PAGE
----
Movie Review: The Imitation Game
Director: Morten Tyldum
Reviewed: 31 January 2015
Benedict Cumberbatch's lead performance as famed mathematician Alan Turing carries the day in this period piece of life in the 1940's-1950's Great Britain that illuminates Turing and the people behind the enormity of code-breaking the Nazi war machine's Enigma device, the breakthrough that quietly led to the end of the war. Cumberbatch holds the screen as Turing, first embodying his fierce antisocial qualities and inability to work with others and later showing his tentative attempts to form bonds and trust others. It is a bravura performance, the best I've seen from the rising actor, and with it, The Imitation Game becomes grounded in one man's acute pain and a country's (and really a society's) prejudice against one part of what makes up a person. Even the most heroic person.
Set in the 1950's Manchester where Turing lives but also flashing back to the 1940's war-time group and the 1930's in boarding school, The Imitation Game concerns itself with MI-6 compiling the country's greatest code breakers to help figure out the German communiques that feed the submarines and bombers that strafe the country relentlessly. Turing has the notion of a digital brain, a primitive (by our standards) computer of sorts that can sort through the millions upon millions of code received daily and potentially translate it into actionable intelligence. However, Turing alone cannot build or run the machine, and the film chronicles his fledgling relationships with Joan Clarke (Keira Knightley) and Hugh Alexander (Matthew Goode) among others. The recruitment of Joan particularly is portrayed well (a crossword challenge in the newspaper, no less), and Turing's inability to lead a successful team could lead to his project's dismissal by the governmental higher-ups. When codes are received starting at 6 a.m., Turing's team has eighteen hours to break Enigma's elaborate system of ciphers before the machine resets itself. Success has enormous ramifications: they could know where all German subs and bombers are hiding as well as imminent attacks before they happen.
The film's elaborate construction takes us backwards and forwards with a break-in at Turing's apartment being the catalyst for the story and his clumsy explanation of his past to a local detective (Rory Kinnear). I wonder what was lost in the triptych structure. Would Turing's war experiences have made an altogether different film, perhaps an even better one? Yet, in that three-part structure, the film offers a distinct before and after examination at a genius, offering some ideas about what created his emotional dislocation from others as well as what the service to country took from him. I left the film exhilarated and wanting to know more, always a good thing. It stumbles a bit at the end, especially with some title cards that deliver the obvious. I wonder if that was a studio note, and if so, it was not a wise one. The score by Alexander Desplat is wonderful, and the integration of the war footage and blitzkrieg bombing of London is fine, if a little jarring tonally and texturally with the rest of the very real, tactile, rooms of smart people and machines. Keira Knightley is good here, though her character has far too little screen time and needs even more to do. And, the film telegraphs itself a bit (as soon as one character says that his brother is fighting in the war, the eventual conflict of conscience reveals itself).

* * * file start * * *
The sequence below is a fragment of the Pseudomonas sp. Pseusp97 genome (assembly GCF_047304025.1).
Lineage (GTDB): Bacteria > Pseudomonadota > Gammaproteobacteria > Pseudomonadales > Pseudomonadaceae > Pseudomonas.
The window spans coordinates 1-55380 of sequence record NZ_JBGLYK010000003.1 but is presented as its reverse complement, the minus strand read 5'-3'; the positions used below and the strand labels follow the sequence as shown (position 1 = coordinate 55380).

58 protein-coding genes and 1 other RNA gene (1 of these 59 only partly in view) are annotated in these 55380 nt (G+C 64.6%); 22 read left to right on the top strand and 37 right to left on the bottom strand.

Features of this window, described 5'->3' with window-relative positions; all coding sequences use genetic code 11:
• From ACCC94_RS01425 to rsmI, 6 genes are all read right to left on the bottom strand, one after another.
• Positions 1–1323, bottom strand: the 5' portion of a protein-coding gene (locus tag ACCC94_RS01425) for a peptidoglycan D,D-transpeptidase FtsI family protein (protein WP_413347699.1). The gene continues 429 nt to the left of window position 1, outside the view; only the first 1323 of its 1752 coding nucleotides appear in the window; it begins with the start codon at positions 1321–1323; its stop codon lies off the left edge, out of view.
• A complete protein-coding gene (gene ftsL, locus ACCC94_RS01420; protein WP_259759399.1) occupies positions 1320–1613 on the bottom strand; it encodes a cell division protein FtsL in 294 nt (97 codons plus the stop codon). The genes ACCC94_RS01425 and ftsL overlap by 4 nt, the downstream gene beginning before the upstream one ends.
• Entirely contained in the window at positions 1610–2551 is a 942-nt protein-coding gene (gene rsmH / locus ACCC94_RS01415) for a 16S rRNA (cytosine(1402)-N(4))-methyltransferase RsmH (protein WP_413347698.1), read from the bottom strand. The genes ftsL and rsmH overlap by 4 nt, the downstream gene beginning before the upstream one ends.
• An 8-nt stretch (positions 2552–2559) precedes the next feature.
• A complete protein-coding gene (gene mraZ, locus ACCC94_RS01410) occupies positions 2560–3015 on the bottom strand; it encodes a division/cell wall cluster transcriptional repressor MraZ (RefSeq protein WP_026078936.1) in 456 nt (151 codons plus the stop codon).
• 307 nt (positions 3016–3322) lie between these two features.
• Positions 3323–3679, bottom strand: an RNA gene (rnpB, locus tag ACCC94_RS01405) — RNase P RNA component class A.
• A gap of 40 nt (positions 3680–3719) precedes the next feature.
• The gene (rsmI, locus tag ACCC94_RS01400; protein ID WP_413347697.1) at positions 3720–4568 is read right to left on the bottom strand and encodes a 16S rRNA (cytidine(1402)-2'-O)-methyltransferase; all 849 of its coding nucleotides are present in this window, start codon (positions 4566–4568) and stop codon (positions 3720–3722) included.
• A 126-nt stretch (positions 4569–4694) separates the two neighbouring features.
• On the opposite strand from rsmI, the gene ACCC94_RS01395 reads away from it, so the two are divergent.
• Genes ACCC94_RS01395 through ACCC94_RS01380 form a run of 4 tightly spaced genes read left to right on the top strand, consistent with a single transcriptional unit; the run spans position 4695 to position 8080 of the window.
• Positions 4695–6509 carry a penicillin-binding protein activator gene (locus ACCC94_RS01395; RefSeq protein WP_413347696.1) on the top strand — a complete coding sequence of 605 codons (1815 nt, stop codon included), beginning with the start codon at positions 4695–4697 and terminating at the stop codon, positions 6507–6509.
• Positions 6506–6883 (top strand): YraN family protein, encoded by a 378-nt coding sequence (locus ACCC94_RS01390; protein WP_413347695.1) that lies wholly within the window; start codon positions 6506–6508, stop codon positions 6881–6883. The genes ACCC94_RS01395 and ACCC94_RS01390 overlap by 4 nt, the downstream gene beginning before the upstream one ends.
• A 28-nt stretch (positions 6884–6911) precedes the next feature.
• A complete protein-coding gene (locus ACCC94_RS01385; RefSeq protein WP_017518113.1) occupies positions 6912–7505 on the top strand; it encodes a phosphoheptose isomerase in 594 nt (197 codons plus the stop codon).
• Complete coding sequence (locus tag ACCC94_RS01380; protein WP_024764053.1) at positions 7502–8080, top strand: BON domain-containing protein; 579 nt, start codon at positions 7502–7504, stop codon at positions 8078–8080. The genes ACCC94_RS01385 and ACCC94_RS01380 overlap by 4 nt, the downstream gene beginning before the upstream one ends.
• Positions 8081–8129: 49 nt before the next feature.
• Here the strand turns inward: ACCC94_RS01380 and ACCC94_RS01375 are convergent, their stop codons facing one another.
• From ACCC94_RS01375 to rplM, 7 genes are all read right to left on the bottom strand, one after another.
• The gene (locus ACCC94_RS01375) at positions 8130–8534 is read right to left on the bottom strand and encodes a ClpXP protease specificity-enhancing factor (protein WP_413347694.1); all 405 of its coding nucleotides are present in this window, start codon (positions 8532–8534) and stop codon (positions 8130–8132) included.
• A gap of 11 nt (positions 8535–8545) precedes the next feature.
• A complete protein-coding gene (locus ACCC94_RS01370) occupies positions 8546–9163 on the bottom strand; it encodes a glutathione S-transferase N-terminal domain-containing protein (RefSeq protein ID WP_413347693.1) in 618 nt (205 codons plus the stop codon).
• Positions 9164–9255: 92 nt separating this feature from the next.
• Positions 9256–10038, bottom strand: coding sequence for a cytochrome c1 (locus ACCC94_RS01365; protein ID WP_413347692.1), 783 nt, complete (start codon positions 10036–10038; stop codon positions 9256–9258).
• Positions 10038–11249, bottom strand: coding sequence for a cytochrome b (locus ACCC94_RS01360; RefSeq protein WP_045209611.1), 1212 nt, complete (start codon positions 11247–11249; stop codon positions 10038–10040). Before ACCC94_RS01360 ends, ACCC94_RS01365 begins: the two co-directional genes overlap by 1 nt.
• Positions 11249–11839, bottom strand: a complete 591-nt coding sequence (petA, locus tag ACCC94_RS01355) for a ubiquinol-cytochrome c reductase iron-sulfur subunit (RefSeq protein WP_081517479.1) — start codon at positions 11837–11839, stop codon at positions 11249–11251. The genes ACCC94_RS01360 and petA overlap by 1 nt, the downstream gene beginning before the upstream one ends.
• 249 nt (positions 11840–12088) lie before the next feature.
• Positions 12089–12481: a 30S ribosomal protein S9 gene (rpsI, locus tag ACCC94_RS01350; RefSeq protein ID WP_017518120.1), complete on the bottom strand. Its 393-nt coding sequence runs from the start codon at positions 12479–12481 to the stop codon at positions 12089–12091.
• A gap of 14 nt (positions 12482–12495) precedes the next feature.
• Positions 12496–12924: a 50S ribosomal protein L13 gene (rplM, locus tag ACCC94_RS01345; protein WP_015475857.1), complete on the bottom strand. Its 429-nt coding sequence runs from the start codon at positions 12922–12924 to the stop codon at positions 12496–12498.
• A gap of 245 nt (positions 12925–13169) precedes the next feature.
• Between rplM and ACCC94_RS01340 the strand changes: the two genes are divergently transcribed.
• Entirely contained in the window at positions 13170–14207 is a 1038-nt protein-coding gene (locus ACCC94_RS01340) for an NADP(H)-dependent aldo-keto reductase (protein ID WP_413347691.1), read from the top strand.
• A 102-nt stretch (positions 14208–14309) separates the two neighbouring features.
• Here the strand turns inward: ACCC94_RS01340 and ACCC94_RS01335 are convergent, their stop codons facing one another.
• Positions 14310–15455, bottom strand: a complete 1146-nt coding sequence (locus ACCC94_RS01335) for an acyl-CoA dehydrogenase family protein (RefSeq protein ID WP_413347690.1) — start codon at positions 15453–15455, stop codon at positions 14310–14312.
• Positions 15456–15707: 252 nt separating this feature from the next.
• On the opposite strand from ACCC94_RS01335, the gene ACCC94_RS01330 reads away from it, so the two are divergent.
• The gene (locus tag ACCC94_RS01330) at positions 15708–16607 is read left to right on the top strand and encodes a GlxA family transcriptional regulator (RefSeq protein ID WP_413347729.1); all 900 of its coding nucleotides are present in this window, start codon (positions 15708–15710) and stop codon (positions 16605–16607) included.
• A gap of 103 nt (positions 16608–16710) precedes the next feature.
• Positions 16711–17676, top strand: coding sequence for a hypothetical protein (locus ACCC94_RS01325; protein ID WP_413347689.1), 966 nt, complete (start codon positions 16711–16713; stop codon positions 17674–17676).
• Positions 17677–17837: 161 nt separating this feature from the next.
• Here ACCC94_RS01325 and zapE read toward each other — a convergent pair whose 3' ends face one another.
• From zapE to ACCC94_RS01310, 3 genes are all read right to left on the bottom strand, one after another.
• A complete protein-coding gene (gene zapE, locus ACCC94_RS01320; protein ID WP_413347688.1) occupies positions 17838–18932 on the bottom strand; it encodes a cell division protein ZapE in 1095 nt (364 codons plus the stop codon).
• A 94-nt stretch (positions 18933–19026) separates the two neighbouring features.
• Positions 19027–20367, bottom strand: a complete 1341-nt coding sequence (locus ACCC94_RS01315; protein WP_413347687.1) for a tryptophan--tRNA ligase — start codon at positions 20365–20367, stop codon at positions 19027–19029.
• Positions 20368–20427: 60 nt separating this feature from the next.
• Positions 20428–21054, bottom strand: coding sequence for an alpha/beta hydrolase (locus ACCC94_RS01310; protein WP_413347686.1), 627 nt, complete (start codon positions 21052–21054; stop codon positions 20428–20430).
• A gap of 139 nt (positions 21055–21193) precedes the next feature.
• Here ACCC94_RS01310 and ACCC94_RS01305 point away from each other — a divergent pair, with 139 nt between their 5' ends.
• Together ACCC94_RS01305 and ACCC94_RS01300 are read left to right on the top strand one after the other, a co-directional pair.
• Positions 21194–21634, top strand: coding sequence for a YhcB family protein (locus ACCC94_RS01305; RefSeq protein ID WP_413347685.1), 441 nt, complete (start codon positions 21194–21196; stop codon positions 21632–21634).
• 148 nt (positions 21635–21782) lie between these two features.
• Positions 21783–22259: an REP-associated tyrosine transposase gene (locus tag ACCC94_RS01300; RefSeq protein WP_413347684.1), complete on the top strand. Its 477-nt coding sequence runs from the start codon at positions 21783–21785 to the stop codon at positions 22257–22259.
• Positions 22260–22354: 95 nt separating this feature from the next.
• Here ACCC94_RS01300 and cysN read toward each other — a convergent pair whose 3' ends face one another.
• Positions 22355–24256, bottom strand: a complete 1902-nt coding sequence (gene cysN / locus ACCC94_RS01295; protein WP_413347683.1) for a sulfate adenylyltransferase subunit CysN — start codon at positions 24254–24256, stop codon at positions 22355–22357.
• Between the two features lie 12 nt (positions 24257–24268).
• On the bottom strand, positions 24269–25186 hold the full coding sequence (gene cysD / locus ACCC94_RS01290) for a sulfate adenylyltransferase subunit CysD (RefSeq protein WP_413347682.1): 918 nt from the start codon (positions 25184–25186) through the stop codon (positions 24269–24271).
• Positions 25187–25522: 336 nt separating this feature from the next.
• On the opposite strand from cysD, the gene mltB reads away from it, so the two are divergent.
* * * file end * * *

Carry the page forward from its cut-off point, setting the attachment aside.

I found myself wondering what Alan Turing's life was like after the war as well as his interiority about being the tool of his government. The idea of his success being classified and hidden from the public for over fifty years is a staggering one. And the savage, almost throwaway brutality of 1950's codified by law homophobia offers a distinct look at our culture's near history, a companion piece to DuVernay's Selma in its depiction of institutionalized prejudice. The flashbacks to boarding school offer clues into Turing's emotional walls, but overall, the tone is one of sadness.
But it is Cumberbatch's performance and Tyldum's skill in compiling this story that combine to make a very competently told film. It has the elements working in harmony with each other, and I highly recommend it.